Doctoral Dissertation Research - Sarah Moore: The Politics of Garbage

  • Moore, Sarah (CoI)

Grants and Contracts Details


This Doctoral Dissertation Research Improvement project will analyze conflicts over municipal solid waste in the city of Oaxaca, Mexico. The research will contrast the spatial and representational tactics and strategies of two core groups and their allies, all of whom are engaged in political infighting over MSW management in the city. These two main groups are: (a) neighborhood activists, who are opposed to the current location and management of the dump; and (b) scavengers, who have squatted on the dump and make their living recycling items from it. These two groups employ different representations of garbage (as risk or resource); implement distinct spatial-organizational strategies; and forge competing networks with state and non-state (NGO), local and global, organizations. These networks enable the two core groups to affect management of the dumpsite and the direction of broader urban development policy. In order to assess these politics, the research addresses the following primary question: How are different perspectives on garbage - from risk to resource - mobilized through (a) the spatial strategies of the organizations (including how they operate in urban space, the spaces they appropriate during protests, and their coalition building), and (b) their representations of the garbage problem? A set of ancillary questions is: To what extent do views of garbage as a resource or risk vary for the rank-and-file members of the organizations? How does this variability affect organizational cohesion? And, to what extent is this cohesion mediated by intra-organizational differences along the lines of class, gender, and indigeneity (among Oaxaca's 16 different indigenous groups). More generally, this research will contribute to the understanding of MSW problems and solutions in the global south. While much attention has been paid to the "garbage crisis" in northern countries, especially the United States, less attention has been paid to the politics of garbage in the global south. Ironically, at the time that northern countries are dealing with the aftermath of decades of siting problems and costly and environmentally suspect MSW technologies, countries like Mexico are trying to import these very same knowledges and practices in an effort to "modernize". Within this very different cultural milieu, however, garbage is not simply "waste," but also "ore" - a resource mined as a part of household survival strategies. These distinct understandings and uses of garbage underlie a number of key conflicts over urban land and struggles over social reproduction in the global south. In short, in Oaxaca as in many other growing cities in Latin America, Africa, and Asia, the politics of MSW are rooted in conflicts between neighborhood activists, eager to secure a healthy environment, and scavengers, who survive on the discards of the formal economy. Further, the ideals of sustainable development as proposed by local NGO leaders and national and international organizations are realized only in and through particular places such as Oaxaca. As urbanization increases throughout the global south, the identification of locally appropriate technologies to deal with concomitant pollutions concerns relies therefore, on inquiries grounded in the local realities of issues such as municipal solid waste management. As a Doctoral Dissertation Research Improvement award, this award also will provide support to enable a promising student to establish a strong independent research career.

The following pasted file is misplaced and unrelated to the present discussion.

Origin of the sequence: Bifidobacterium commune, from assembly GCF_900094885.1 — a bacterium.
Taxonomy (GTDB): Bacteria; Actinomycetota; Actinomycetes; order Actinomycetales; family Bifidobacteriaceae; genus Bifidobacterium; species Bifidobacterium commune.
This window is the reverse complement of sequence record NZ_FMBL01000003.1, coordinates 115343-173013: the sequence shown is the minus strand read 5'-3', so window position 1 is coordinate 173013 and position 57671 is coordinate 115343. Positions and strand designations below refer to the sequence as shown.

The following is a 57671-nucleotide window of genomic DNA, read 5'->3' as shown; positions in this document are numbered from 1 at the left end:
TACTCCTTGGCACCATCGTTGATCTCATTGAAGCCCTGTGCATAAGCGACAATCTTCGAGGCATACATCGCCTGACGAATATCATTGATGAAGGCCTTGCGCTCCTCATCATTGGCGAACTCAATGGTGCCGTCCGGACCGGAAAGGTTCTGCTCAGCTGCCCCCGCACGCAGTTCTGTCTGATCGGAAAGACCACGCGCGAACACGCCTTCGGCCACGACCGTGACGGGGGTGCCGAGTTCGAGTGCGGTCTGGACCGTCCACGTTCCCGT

Effective start/end date5/1/0310/31/04


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